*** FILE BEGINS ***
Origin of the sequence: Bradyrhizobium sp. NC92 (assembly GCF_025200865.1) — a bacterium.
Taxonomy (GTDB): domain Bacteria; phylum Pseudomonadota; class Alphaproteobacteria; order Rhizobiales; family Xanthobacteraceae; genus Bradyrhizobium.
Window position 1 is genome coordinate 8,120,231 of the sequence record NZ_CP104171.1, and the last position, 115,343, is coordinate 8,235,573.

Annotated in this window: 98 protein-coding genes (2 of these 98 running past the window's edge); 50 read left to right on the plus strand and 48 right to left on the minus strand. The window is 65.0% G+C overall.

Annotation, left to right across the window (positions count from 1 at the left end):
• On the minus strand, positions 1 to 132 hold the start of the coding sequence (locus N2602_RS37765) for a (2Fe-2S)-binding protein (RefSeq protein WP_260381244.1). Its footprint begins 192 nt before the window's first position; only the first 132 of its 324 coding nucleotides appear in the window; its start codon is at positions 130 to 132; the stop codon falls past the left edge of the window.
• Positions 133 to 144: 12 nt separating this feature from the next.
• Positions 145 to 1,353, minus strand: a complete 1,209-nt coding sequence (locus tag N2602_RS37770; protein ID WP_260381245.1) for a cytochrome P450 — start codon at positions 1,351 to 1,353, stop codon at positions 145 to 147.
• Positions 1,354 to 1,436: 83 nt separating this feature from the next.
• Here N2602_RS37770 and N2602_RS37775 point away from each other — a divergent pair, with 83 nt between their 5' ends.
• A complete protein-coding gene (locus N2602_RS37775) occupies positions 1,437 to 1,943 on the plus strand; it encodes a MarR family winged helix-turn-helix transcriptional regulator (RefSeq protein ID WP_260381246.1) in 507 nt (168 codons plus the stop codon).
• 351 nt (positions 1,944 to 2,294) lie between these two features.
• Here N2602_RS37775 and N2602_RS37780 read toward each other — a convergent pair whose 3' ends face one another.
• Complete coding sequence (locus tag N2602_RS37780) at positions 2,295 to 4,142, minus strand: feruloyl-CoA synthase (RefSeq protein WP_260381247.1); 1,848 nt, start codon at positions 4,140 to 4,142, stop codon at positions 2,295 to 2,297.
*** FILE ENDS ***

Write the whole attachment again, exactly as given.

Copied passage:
Origin of the sequence: Bradyrhizobium sp. NC92 (assembly GCF_025200865.1) — a bacterium.
Taxonomy (GTDB): domain Bacteria; phylum Pseudomonadota; class Alphaproteobacteria; order Rhizobiales; family Xanthobacteraceae; genus Bradyrhizobium.
Window position 1 is genome coordinate 8,120,231 of the sequence record NZ_CP104171.1, and the last position, 115,343, is coordinate 8,235,573.

Annotated in this window: 98 protein-coding genes (2 of these 98 running past the window's edge); 50 read left to right on the plus strand and 48 right to left on the minus strand. The window is 65.0% G+C overall.

Annotation, left to right across the window (positions count from 1 at the left end):
• On the minus strand, positions 1 to 132 hold the start of the coding sequence (locus N2602_RS37765) for a (2Fe-2S)-binding protein (RefSeq protein WP_260381244.1). Its footprint begins 192 nt before the window's first position; only the first 132 of its 324 coding nucleotides appear in the window; its start codon is at positions 130 to 132; the stop codon falls past the left edge of the window.
• Positions 133 to 144: 12 nt separating this feature from the next.
• Positions 145 to 1,353, minus strand: a complete 1,209-nt coding sequence (locus tag N2602_RS37770; protein ID WP_260381245.1) for a cytochrome P450 — start codon at positions 1,351 to 1,353, stop codon at positions 145 to 147.
• Positions 1,354 to 1,436: 83 nt separating this feature from the next.
• Here N2602_RS37770 and N2602_RS37775 point away from each other — a divergent pair, with 83 nt between their 5' ends.
• A complete protein-coding gene (locus N2602_RS37775) occupies positions 1,437 to 1,943 on the plus strand; it encodes a MarR family winged helix-turn-helix transcriptional regulator (RefSeq protein ID WP_260381246.1) in 507 nt (168 codons plus the stop codon).
• 351 nt (positions 1,944 to 2,294) lie between these two features.
• Here N2602_RS37775 and N2602_RS37780 read toward each other — a convergent pair whose 3' ends face one another.
• Complete coding sequence (locus tag N2602_RS37780) at positions 2,295 to 4,142, minus strand: feruloyl-CoA synthase (RefSeq protein WP_260381247.1); 1,848 nt, start codon at positions 4,140 to 4,142, stop codon at positions 2,295 to 2,297.